One evening I was watching a video called ‘‘Conversation with Malala’’ organised by the World Bank. While watching the video Malala mentioned the book ‘‘Alchemist’’ written by Paulo Coelho for her best book and author. I was impressed because in those days Alchemist was in my hand. I was well into the book and was wondering whether the Malala would be picked for the Nobel Prize because her name was being recommended for the Noble Prize. In a question of her future interest she was intending ‘‘to become a politician’’ and asked people to vote her.
Finally she has jointly won the peace prize-2014 for her work on education for girls. I would like to congratulate both winners Kailash Satyarthi and Malala Yousafzai. This is a great achievement in their lives.
When I was heading to Basingstoke, home, by train my eyes caught a heading of the Evening Standard newspaper that Malala was jointly awarded this year’s peace prize. It stormed my mind that whether the work accomplished by Malala was enough or relevant to be awarded from Nobel Peace prize. This inspired me to dig more and write this article.
According to Alfred Nobel, the prize should be given “to the person who shall have done the most or the best work for fraternity between nations, the abolition or reduction of standing armies and for the holding and promotion of peace congresses.”
I went through media’s headings seeking for the reaction of peace prize announcement, obviously it was mixed, and luckily I tumbled across the site of THE DIPLOMAT’’ where Akhilesh Pillalamarri has labelled for this year’s peace prize as ‘‘ANOTHER Empty Nobel Peace Prize’’ and ‘‘Nobel Prizes, has totally lost sight of its original purpose’’ He further elaborated that the Peace Prize- 2014 was awarded jointly “for their struggle against the suppression of children and young people and for the right of all children to education.” But he added that ‘‘these two individuals…did nothing in particular to promote peace and “fraternity between nations” in line with the expectation of Alfred Nobel.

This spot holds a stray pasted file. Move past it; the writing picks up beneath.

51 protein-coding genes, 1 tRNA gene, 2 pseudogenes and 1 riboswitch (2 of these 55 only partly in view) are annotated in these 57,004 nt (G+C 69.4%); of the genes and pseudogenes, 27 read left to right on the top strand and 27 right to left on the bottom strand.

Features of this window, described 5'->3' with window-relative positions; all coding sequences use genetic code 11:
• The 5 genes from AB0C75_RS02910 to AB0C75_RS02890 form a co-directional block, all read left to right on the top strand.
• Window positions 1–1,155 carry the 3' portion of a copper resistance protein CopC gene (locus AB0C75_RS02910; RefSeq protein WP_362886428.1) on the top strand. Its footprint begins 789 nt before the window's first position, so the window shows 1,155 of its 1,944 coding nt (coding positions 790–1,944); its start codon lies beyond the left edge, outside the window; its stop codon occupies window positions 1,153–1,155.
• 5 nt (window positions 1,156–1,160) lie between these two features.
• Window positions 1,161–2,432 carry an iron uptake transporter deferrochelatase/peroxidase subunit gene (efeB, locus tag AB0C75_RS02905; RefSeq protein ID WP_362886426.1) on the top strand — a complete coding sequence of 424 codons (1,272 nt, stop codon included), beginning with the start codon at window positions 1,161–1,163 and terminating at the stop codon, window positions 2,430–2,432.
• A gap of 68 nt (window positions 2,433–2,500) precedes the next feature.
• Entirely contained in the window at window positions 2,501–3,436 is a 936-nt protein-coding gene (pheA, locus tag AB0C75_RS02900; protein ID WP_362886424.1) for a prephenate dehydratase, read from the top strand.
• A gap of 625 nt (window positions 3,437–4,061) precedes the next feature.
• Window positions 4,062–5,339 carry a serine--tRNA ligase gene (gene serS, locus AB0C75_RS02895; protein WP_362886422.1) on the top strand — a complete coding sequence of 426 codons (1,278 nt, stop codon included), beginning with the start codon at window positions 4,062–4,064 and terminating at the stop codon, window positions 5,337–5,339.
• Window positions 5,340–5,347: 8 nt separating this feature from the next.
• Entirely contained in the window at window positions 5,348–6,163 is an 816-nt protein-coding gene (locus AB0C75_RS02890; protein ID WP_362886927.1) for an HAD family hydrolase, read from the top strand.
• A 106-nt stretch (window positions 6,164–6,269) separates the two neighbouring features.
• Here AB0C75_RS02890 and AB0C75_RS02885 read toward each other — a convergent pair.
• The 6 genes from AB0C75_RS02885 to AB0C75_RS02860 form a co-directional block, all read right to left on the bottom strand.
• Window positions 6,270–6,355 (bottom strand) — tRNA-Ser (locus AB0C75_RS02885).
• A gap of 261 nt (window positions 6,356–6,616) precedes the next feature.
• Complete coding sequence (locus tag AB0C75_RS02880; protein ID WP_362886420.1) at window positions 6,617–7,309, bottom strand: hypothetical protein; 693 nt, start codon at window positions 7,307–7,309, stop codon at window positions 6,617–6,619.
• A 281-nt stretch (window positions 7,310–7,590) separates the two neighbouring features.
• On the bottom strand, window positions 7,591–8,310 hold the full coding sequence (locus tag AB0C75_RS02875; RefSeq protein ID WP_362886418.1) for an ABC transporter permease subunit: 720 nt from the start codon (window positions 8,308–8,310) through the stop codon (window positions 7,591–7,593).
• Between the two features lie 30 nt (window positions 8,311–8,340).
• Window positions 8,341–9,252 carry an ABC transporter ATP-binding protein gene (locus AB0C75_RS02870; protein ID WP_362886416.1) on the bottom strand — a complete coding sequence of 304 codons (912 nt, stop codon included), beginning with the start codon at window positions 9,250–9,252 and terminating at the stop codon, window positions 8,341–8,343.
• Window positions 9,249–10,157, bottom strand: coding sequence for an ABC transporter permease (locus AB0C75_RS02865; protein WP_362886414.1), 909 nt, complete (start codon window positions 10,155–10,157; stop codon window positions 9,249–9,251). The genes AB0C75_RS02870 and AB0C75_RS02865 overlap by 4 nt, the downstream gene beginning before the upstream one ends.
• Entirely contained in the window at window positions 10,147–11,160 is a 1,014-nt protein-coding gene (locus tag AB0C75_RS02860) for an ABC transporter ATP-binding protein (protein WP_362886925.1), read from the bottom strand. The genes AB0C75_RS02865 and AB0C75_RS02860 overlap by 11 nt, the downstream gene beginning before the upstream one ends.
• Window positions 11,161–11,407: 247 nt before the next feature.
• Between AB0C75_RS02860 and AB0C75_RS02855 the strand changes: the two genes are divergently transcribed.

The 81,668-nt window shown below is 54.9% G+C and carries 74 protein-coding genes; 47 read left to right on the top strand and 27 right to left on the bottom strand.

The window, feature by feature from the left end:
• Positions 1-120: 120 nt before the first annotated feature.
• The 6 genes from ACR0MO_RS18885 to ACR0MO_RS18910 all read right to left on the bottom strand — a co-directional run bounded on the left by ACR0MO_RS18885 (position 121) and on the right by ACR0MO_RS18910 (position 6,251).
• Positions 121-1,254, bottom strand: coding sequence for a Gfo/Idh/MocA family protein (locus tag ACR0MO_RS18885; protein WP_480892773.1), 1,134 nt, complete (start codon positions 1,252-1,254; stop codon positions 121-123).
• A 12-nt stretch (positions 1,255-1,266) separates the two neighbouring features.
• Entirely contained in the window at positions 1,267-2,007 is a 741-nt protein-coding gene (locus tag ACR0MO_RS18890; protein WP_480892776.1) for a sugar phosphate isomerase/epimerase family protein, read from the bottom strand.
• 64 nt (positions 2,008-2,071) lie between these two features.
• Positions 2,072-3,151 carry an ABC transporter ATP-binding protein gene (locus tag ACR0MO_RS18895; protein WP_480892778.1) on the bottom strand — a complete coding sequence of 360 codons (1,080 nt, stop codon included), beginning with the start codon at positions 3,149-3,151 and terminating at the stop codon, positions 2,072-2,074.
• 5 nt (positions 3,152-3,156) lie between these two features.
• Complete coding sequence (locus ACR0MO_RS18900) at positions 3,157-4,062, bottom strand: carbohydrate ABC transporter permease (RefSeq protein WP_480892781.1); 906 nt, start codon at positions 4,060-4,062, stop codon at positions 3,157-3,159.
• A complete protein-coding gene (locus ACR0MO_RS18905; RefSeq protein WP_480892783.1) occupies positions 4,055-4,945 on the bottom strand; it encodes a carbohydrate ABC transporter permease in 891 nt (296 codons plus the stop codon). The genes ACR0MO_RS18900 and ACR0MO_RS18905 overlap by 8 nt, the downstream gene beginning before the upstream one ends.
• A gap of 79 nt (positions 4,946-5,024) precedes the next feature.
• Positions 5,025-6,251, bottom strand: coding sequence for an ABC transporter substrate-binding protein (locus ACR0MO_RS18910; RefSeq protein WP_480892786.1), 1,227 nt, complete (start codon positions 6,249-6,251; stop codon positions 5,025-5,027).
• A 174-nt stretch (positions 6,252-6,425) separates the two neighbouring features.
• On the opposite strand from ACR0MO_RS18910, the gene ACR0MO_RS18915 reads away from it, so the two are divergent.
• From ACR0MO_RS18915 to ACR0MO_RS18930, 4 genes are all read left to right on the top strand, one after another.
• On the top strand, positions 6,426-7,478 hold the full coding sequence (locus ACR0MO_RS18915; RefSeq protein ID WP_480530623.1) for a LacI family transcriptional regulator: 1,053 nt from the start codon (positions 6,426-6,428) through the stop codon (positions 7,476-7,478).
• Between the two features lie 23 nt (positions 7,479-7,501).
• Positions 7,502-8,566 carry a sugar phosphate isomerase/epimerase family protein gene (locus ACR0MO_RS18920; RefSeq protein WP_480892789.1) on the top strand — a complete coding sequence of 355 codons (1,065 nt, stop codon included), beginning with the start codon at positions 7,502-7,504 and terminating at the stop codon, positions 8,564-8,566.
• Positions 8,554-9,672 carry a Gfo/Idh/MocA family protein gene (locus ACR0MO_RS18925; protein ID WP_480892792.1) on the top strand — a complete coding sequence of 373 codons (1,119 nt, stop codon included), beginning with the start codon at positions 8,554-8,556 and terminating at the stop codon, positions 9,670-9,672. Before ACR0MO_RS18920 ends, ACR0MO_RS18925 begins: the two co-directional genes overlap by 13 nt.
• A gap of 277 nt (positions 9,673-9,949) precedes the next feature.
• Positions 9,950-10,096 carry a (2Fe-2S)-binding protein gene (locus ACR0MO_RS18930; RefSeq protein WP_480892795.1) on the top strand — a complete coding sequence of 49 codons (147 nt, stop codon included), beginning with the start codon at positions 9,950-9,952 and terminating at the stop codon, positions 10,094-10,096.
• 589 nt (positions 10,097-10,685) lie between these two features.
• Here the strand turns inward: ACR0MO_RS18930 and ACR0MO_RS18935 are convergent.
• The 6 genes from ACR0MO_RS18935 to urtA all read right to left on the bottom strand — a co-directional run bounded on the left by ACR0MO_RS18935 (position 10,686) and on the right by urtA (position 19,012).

The chairman of the prize committee said: “What we are saying is that we have awarded two people with the same cause, coming from India and Pakistan, a Muslim and a Hindu. It is in itself a strong signal.”
Again, my little knowledge dragged me to The Washington Post and its heading was ‘‘with its pick, Nobel Committee draws renewed attention to India-Pakistan conflict’’ by Griff Witte. Griff says ‘‘It was less clear whether the Peace Prize will actually change any of the underlying dynamics’’. According to Gareth Price, a senior research fellow at the London-based think tank Chatham House, “It’s a timely reminder’’…But the prize will probably have “less impact than it should’’ as ‘‘India has signalled its intention to focus first on improving relations with Nepal and Bangladesh’’ rather than Pakistan.
According to Akhilesh Pillalamarri ‘‘Satyarthi and Malala jointly receiving the Nobel Peace Prize won’t have any impact on the conflict between India and Pakistan’’
The Nobel Committee praised the pair “for their struggle against the suppression of children and young people and for the right of all children to education” But there was nothing to praise them for their peace work.
The whole thing is this is an uncovered of ‘covered interest’ behind the ‘peace’ prize instead of following the aspiration of Alfred Nobel, founder of Nobel Peace Prize. Satyarthi and Malala will be expected to do some ‘political homework’ rather than noble mission of education and children. If so, that is very unfair to Alfred Nobel and sheer unfairness to both winners too.